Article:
Thanks to the Stiletto Gang for inviting me here today.
Since my new release, Swift Justice (St. Martin’s Minotaur, 12 Oct 2010) is a humorous, soft-boiled private eye novel, some readers who know my amateur sleuth books (I write the Southern Beauty Shop series as Lila Dare) have asked why I’ve made the switch from amateur sleuth to PI. I’ll tell you: it can strain an author’s creativity to keep coming up with *good* reasons for an amateur to poke her nose into murder investigations. It’s much easier to have clients come to a PI and pay her to investigate.
Readers of amateur sleuth mysteries kindly turn a blind eye most of the time, not questioning why an elderly woman in Maine would trip over a body every time she bikes into town (would you move to Cabot Cove with its murder rate?), or how come knitters and scrapbookers drop dead so frequently. And don’t get me started on the number of customers who end up murdered in food establishments: coffee shops, caterers’ kitchens, bakeries, tea shops, cheese shops, cookie/cupcake emporiums. It seems like one in every twelve restaurant customers gets bumped off. If Applebee’s had stats like that, they’d be out of business in a week.
With tongue only slightly in cheek, I offer this Top Ten List of Why Amateur Sleuths Involve Themselves in Murder Cases:
10. The soon-to-be-sleuth is the police’s main suspect.
9. Her spouse/ex-/friend is the murder victim.
8. The murder occurs in the amateur sleuth’s place of business.
7. The main character is a nosy old biddy with nothing better to do with her time now that she’s retired, unemployed, or dead (a nod to Carolyn Hart’s mystery-solving ghost).
6. The protagonist needs a good way to meet hunky cops, EMTs and firefighters, and figures hanging out at crime scenes is a better way to meet men than joining a Jane Austen book club.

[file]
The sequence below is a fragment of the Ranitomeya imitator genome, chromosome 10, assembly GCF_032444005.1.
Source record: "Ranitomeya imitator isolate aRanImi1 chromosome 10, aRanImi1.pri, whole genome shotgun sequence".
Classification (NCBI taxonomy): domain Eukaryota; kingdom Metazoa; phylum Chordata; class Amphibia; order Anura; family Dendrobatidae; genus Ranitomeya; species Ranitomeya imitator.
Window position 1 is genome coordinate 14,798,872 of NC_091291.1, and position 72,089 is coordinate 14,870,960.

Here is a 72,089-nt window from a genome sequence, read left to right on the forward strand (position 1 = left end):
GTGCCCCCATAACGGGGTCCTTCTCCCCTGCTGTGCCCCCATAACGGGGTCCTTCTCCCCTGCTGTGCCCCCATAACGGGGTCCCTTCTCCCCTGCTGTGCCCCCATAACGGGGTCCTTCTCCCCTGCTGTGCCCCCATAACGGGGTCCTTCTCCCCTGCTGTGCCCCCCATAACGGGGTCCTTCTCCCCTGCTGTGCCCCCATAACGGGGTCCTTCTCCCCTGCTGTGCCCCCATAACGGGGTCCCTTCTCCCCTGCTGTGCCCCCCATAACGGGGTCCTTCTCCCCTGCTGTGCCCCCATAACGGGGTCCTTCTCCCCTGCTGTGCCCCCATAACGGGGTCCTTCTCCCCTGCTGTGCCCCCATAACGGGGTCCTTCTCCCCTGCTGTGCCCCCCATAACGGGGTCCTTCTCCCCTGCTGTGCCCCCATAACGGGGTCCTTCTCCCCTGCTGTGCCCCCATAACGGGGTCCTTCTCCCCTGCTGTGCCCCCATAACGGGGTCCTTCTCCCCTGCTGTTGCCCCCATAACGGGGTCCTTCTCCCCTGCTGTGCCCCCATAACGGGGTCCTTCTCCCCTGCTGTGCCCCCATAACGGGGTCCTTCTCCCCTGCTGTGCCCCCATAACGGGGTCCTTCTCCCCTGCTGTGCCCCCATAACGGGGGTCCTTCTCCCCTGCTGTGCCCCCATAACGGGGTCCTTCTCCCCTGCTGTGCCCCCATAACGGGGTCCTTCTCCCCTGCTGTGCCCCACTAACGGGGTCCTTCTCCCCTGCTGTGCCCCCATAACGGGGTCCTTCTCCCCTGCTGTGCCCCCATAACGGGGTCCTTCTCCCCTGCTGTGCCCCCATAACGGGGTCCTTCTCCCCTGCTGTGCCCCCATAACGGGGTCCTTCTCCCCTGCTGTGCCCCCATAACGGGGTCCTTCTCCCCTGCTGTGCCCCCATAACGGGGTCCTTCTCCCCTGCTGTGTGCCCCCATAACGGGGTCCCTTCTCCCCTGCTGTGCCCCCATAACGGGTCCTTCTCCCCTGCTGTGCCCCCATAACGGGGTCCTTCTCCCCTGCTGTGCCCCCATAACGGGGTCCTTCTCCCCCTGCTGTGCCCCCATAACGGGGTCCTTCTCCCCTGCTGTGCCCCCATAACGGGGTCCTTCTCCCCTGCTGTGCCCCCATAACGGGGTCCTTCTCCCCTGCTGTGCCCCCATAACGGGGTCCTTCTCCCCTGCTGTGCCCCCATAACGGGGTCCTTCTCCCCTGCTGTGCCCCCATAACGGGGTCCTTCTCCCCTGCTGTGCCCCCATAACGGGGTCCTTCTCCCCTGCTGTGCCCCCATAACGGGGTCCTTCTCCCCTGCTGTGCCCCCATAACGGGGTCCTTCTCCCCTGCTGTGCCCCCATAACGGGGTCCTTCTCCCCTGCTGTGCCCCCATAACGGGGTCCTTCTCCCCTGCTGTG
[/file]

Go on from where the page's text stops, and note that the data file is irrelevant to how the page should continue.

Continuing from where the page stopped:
5. The amateur sleuth wants to one-up her cop or reporter boyfriend/husband by solving the case before he does. Note: This approach does not result in relationship longevity.
4. The main character is a reporter who knows that the obvious suspect—the guy or gal the cops arrested—is never the real killer. The silly cops are almost always led astray by clear motives and actual evidence.
3. The murderer is after the protagonist and s/he must identify the killer to avoid becoming the next murderee.
2. The sleuth’s life is so humdrum that she appreciates the shot of adrenaline she gets from stumbling over corpses, dodging bullets, and getting arrested.
And the Number One reason an amateur sleuth gets involved in a murder case is . . . Her feline companion sticks his curious nose in, leading his mistress from clue to clue, and identifies the villain (probably saving the world and all humankind in the process) just in time for kitty kibble and a nap. What other reasons are there for hairdressers and librarians and booksellers to get involved in investigating murders? Best idea gets a signed copy of Swift Justice.
Laura DiSilverio spent 20 years as an Air Force intelligence officer–serving as a squadron commander, with the National Reconnaissance Office, and at a fighter wing–before retiring to parent and write full time. She resides in Colorado with her hubby, tweenage daughters and dog, and is currently working on the second Charlie Swift book. Visit Laura at http://www.lauradisilverio.com/.
Swift Justice: When Charlotte “Charlie” Swift, former Air Force investigator turned barely-solvent Colorado Springs PI, confronts an armed woman in her office Monday morning, she knows the week is going to suck. And when she finds out she must accept the intruder, Gigi Goldman, as her partner in Swift Investigations, she hatches a plan to get rid of the pampered, mid-fifties socialite who has none of the qualifications or abilities, Charlie’s sure, to succeed as an investigator. As if having to deal with Gigi weren’t enough, Charlie must also solve a missing person case involving an abandoned infant, a long-ago adoption, and a client who wants to offload her grand-child on the daughter she’s never met. Huh? And, of course, there’s a murder . . .
Reviewers wax enthusiastic about this series debut:
“Swift Justice . . . may appeal to fans of Janet Evanovich’s Stephanie Plum and Lula. DiSilverio deftly mixes light, zany humor with the darkness of the crimes. Readers will leave this one impatient for the next book in the series.” Booklist, Starred Review
“This is a delightful series debut, full of zany humor and female bonding. Sure to attract fans of soft-boiled and chick lit mysteries.” Library Journal
“A winning debut . . . with an engaging community of characters readers will want to revisit.” Publishers Weekly